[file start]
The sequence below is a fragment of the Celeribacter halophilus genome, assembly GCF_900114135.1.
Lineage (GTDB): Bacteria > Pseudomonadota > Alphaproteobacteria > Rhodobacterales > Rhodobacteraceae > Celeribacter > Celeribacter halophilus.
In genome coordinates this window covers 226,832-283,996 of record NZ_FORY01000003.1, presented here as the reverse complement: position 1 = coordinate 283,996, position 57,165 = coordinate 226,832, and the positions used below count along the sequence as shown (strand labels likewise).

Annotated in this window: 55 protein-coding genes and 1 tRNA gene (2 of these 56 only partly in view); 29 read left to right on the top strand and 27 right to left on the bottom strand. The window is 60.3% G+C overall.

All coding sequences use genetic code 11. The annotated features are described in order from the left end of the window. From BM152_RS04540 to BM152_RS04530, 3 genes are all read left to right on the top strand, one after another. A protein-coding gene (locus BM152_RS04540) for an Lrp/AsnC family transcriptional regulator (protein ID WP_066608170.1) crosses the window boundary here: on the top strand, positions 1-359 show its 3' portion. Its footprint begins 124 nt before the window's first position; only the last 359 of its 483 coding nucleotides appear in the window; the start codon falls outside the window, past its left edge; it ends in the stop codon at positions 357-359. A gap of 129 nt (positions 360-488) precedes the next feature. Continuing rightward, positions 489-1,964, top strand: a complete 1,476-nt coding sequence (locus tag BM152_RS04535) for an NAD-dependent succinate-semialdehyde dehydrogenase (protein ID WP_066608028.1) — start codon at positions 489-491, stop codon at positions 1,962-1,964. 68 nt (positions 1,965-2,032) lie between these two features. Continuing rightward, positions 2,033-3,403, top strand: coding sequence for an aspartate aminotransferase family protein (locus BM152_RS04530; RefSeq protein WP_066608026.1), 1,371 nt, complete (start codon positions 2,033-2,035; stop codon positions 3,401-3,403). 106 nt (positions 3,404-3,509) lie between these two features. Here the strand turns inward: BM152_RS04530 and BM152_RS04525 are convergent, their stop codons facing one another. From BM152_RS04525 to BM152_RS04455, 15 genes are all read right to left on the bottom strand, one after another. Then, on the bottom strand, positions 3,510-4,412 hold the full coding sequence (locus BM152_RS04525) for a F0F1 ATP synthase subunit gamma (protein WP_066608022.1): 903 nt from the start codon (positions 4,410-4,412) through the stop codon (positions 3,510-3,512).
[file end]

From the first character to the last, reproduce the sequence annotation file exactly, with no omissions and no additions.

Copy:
The sequence below is a fragment of the Celeribacter halophilus genome, assembly GCF_900114135.1.
Lineage (GTDB): Bacteria > Pseudomonadota > Alphaproteobacteria > Rhodobacterales > Rhodobacteraceae > Celeribacter > Celeribacter halophilus.
In genome coordinates this window covers 226,832-283,996 of record NZ_FORY01000003.1, presented here as the reverse complement: position 1 = coordinate 283,996, position 57,165 = coordinate 226,832, and the positions used below count along the sequence as shown (strand labels likewise).

Annotated in this window: 55 protein-coding genes and 1 tRNA gene (2 of these 56 only partly in view); 29 read left to right on the top strand and 27 right to left on the bottom strand. The window is 60.3% G+C overall.

All coding sequences use genetic code 11. The annotated features are described in order from the left end of the window. From BM152_RS04540 to BM152_RS04530, 3 genes are all read left to right on the top strand, one after another. A protein-coding gene (locus BM152_RS04540) for an Lrp/AsnC family transcriptional regulator (protein ID WP_066608170.1) crosses the window boundary here: on the top strand, positions 1-359 show its 3' portion. Its footprint begins 124 nt before the window's first position; only the last 359 of its 483 coding nucleotides appear in the window; the start codon falls outside the window, past its left edge; it ends in the stop codon at positions 357-359. A gap of 129 nt (positions 360-488) precedes the next feature. Continuing rightward, positions 489-1,964, top strand: a complete 1,476-nt coding sequence (locus tag BM152_RS04535) for an NAD-dependent succinate-semialdehyde dehydrogenase (protein ID WP_066608028.1) — start codon at positions 489-491, stop codon at positions 1,962-1,964. 68 nt (positions 1,965-2,032) lie between these two features. Continuing rightward, positions 2,033-3,403, top strand: coding sequence for an aspartate aminotransferase family protein (locus BM152_RS04530; RefSeq protein WP_066608026.1), 1,371 nt, complete (start codon positions 2,033-2,035; stop codon positions 3,401-3,403). 106 nt (positions 3,404-3,509) lie between these two features. Here the strand turns inward: BM152_RS04530 and BM152_RS04525 are convergent, their stop codons facing one another. From BM152_RS04525 to BM152_RS04455, 15 genes are all read right to left on the bottom strand, one after another. Then, on the bottom strand, positions 3,510-4,412 hold the full coding sequence (locus BM152_RS04525) for a F0F1 ATP synthase subunit gamma (protein WP_066608022.1): 903 nt from the start codon (positions 4,410-4,412) through the stop codon (positions 3,510-3,512).